The year was 1972, and I had never heard of Viipuri, then as now the city of Vyborg, Russia. Then one frosty January evening, Bertta Sokka, who had been born in the city when it still had a Finnish identity, brought a huge, encyclopedic book, Karjalan Tie (Finnish for “Karelian Road”), to her living room. Mamma, as I called her, was born in 1914, and during her many years she witnessed the city of her birth change hands from the Russians to the Finns and, heartbreakingly, back to the Russians for good in 1944.
I called her Mamma because she doted on me like the son she never had, darning my socks, knitting me sweater vests for the inhospitable Finnish winter, and making me Karelian rye flour pies stuffed with rice cooked in milk to take home to Tampere on weekends. When we met, I was just her daughter’s American boyfriend, living in Finland to study the development and structure of the Finnish language. But we loved each other from the start, and eventually, she would become my mother-in-law.
The book she showed me is long out of print, a relic, and a unique one at that. It chronicles the journey of the 31,000 ethnic Finns, complete with their children born in exile, who left Viipuri when the Red Army invaded and the city became part of the Soviet Union. All went to live in the free and democratic Republic of Finland. There was even a picture of my girlfriend, little Hilkka (born 1953), as a toddler, in the family history.
Can you imagine? The city, once a showcase for grand manor houses and gardens, was completely emptied after the territory was lost to Stalin by Baron Carl Gustaf Mannerheim, a former Lieutenant General in the Imperial Russian Army and, during World War II, Commander-in-Chief of the Finnish Armed Forces. In the years to come, Vyborg would be repopulated with Soviet citizens.
Soviet bleakness replaced the Hanseatic charm that once made it such a compelling destination for proud Finns. Grand manor houses were laid waste and burned to the ground. Finnish names for streets were expunged, replaced with ones like Pioneer or Red Army Street.
So in April of 1972, I bought a weekend bus trip to Leningrad from Helsinki, a $40 Intourist travel package purchased mostly by young Finns wanting to party on cheap vodka and take a peek behind the curtain.
When the bus arrived, I was shuttled off to my hotel, a low-rent property called the Sputnik, trailed by street kids hustling to trade Communist medals of Lenin or Stalin for deodorant, gum, onions, or blue jeans. “Purukumi,” they cried, following me. “Mina ostan. Hyva hinta.” It was the only Finnish they knew. Translation: “Chewing gum. I buy. Good price.”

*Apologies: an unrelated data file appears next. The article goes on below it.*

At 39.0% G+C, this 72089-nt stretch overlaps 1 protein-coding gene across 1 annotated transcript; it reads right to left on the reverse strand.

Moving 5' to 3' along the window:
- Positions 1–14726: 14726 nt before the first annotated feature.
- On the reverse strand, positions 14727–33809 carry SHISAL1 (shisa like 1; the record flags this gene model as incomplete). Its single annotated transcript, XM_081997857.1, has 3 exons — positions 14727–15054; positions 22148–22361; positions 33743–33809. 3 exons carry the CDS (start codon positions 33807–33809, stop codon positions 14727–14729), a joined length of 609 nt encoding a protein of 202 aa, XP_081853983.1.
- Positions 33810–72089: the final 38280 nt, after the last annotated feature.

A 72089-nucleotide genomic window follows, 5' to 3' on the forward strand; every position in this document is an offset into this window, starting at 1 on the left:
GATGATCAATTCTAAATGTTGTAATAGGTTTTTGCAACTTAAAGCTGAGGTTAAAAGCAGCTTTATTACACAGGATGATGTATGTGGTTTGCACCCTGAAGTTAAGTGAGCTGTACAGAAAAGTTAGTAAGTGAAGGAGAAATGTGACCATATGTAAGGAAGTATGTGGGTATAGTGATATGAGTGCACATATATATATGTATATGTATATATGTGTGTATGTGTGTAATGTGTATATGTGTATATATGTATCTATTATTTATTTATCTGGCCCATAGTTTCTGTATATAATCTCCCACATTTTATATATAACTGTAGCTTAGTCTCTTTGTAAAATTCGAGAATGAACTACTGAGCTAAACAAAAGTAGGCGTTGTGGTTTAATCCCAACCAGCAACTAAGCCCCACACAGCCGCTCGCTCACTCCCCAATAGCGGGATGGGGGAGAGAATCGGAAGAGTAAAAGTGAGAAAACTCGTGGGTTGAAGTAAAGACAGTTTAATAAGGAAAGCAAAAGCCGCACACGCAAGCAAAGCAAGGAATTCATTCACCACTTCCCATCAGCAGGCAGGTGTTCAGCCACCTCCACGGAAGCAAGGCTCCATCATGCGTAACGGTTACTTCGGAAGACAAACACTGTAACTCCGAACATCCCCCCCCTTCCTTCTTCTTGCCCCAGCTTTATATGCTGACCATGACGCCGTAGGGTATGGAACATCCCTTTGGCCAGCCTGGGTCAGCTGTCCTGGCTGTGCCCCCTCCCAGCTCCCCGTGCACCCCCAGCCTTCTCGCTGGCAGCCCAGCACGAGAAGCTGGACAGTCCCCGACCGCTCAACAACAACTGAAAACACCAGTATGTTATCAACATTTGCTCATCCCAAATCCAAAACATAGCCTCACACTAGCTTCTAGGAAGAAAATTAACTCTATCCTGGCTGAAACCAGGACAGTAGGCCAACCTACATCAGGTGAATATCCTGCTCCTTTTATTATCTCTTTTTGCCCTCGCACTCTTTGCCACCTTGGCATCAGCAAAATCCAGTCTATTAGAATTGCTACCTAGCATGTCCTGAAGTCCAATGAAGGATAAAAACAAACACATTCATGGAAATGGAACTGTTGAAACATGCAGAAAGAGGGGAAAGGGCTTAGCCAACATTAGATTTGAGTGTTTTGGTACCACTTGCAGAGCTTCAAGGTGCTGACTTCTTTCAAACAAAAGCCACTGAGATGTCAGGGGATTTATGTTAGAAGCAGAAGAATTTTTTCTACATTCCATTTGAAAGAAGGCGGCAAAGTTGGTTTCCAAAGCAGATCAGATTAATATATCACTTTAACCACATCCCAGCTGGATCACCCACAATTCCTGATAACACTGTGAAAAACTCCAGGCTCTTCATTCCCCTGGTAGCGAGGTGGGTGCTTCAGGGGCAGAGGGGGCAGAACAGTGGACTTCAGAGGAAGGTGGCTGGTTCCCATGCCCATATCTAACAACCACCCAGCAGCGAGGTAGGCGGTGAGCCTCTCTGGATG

It had been my intention to visit Vyborg, 105 kilometers to the north, but a girl I met in the bar at the Europezhkaya told me it would be risky to leave the city without permission.
My idea was to see where my Finnish Mamma grew up, take several pictures, and show her I had actually been there. But the quest was, like Don Quixote’s, an impossible one, at least in the Brezhnev era.
Nearly 40 years later I made it happen. In the fall of 2011 I got wind of an easy way to go to Russia, by taking the St. Peter Cruise Line from Stockholm and returning via Helsinki. Now, if you’ve ever applied for a Russian visa, it can be a nightmarish process of forms, red tape, and frustration. The beauty of taking the St. Peter Line is that through a special loophole for people arriving by boat, you get a 72-hour visa on arrival in St. Petersburg.
One could easily spend all 72 of those hours just scratching the surface of St. Petersburg, the undisputed star attraction of the new Russia. Recently restored palaces such as Peterhof, the personal Versailles of Peter the Great, 30 kilometers west of the city, or the Catherine Palace, where teams of restorers are still painting gold leaf on sconces, are world-class attractions.
Then there is The Hermitage, considered, along with the Louvre, one of the world’s greatest art museums. And other attractions such as the Mariinsky Theater, where it might be possible to take in a performance of Swan Lake or Sleeping Beauty.
But I was on a mission, so once ashore, I made my plans to visit Vyborg. My Russian friend Yuri, who now lives in Boston, arranged for Sasha, a 19-year-old college student, to drive me there—for a fee, of course.
Sasha showed up in his dad’s swell Peugeot, hardly the Zil that would have driven a diplomat to a dacha on the Karelian peninsula in the ’70s, but a plush vehicle well suited to a new Russia and the conspicuous wealth that has quickly spread with the acceptance of capitalism. The roads are quite good on this route; Stalin built them to move tanks and troops, so the slightly under–200 kilometer trip takes less than two hours when there is light traffic.
Sasha, girl-crazy and fluent in English, didn’t quite understand why I needed to go. “My family has a dacha close to Vyborg,” he told me, “so at least we can stop for a sauna on the way back to St. Pete.”